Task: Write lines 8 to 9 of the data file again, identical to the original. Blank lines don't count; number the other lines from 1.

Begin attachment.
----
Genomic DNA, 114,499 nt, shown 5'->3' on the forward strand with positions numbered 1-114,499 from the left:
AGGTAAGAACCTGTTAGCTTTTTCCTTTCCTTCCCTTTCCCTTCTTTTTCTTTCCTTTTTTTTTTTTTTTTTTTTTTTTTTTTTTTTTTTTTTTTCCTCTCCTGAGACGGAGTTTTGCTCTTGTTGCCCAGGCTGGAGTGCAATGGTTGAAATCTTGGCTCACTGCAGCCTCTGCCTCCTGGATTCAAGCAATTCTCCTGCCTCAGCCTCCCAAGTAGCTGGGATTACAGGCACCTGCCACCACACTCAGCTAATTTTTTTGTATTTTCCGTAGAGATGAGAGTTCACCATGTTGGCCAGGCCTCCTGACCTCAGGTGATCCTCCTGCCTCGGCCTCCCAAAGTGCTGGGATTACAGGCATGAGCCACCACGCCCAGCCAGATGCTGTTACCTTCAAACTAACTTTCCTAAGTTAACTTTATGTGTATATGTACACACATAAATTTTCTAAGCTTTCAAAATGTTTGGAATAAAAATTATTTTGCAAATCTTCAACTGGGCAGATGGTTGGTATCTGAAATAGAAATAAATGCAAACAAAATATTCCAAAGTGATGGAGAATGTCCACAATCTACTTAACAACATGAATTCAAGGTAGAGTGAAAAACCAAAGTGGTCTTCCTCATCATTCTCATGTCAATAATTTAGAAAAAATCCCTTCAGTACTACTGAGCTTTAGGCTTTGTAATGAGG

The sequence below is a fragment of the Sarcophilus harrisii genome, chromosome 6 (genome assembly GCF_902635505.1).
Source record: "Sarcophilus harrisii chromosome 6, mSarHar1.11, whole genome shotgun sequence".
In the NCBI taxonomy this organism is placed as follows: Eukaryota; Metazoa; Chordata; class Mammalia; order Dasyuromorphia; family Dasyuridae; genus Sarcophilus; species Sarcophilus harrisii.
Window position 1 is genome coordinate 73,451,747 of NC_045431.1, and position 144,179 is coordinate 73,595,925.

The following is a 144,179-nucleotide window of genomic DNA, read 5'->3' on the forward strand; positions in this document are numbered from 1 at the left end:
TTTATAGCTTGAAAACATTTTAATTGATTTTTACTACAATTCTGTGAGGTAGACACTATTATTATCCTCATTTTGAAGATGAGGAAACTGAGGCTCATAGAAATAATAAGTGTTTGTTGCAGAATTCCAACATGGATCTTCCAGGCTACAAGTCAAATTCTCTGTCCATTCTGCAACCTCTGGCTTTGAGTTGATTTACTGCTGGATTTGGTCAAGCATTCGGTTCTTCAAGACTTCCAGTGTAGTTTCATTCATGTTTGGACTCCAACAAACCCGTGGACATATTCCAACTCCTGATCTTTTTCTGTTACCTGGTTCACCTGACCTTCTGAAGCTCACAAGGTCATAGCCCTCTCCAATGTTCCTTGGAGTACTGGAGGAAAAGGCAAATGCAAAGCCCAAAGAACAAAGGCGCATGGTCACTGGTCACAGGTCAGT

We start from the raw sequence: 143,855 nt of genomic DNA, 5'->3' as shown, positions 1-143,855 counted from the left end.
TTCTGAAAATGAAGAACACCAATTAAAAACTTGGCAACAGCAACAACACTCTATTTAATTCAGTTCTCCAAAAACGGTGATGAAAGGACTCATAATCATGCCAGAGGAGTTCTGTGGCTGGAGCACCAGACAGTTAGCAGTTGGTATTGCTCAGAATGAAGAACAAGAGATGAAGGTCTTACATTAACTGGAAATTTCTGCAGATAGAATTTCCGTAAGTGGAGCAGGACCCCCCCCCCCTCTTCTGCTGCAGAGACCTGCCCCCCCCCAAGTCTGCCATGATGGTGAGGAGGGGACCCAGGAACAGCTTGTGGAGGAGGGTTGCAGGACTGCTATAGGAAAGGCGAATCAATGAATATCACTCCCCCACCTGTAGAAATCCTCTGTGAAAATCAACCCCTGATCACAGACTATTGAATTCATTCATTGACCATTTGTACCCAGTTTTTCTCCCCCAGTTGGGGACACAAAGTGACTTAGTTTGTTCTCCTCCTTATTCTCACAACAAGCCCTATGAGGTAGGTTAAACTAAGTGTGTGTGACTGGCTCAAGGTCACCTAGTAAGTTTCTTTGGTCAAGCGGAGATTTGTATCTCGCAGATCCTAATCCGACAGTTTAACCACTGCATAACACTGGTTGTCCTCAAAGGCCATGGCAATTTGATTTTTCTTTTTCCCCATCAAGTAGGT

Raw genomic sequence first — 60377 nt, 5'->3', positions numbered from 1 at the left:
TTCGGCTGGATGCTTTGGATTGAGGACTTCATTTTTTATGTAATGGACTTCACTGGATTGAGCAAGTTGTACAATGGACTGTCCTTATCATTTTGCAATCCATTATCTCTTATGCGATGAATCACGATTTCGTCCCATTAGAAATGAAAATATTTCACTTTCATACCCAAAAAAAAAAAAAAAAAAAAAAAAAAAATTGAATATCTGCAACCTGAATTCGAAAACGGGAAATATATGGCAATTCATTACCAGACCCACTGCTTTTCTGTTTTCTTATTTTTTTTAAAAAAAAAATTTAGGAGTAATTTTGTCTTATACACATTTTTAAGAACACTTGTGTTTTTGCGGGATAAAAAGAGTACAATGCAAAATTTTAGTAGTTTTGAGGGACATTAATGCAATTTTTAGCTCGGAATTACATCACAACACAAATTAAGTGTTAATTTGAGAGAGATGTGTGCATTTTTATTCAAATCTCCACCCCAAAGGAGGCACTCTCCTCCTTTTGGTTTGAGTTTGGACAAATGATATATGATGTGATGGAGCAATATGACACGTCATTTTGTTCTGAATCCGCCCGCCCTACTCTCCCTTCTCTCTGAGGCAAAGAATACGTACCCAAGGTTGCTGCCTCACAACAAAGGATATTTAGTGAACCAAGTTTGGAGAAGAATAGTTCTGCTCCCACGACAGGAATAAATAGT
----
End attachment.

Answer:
TTTATAGCTTGAAAACATTTTAATTGATTTTTACTACAATTCTGTGAGGTAGACACTATTATTATCCTCATTTTGAAGATGAGGAAACTGAGGCTCATAGAAATAATAAGTGTTTGTTGCAGAATTCCAACATGGATCTTCCAGGCTACAAGTCAAATTCTCTGTCCATTCTGCAACCTCTGGCTTTGAGTTGATTTACTGCTGGATTTGGTCAAGCATTCGGTTCTTCAAGACTTCCAGTGTAGTTTCATTCATGTTTGGACTCCAACAAACCCGTGGACATATTCCAACTCCTGATCTTTTTCTGTTACCTGGTTCACCTGACCTTCTGAAGCTCACAAGGTCATAGCCCTCTCCAATGTTCCTTGGAGTACTGGAGGAAAAGGCAAATGCAAAGCCCAAAGAACAAAGGCGCATGGTCACTGGTCACAGGTCAGT

We start from the raw sequence: 143,855 nt of genomic DNA, 5'->3' as shown, positions 1-143,855 counted from the left end.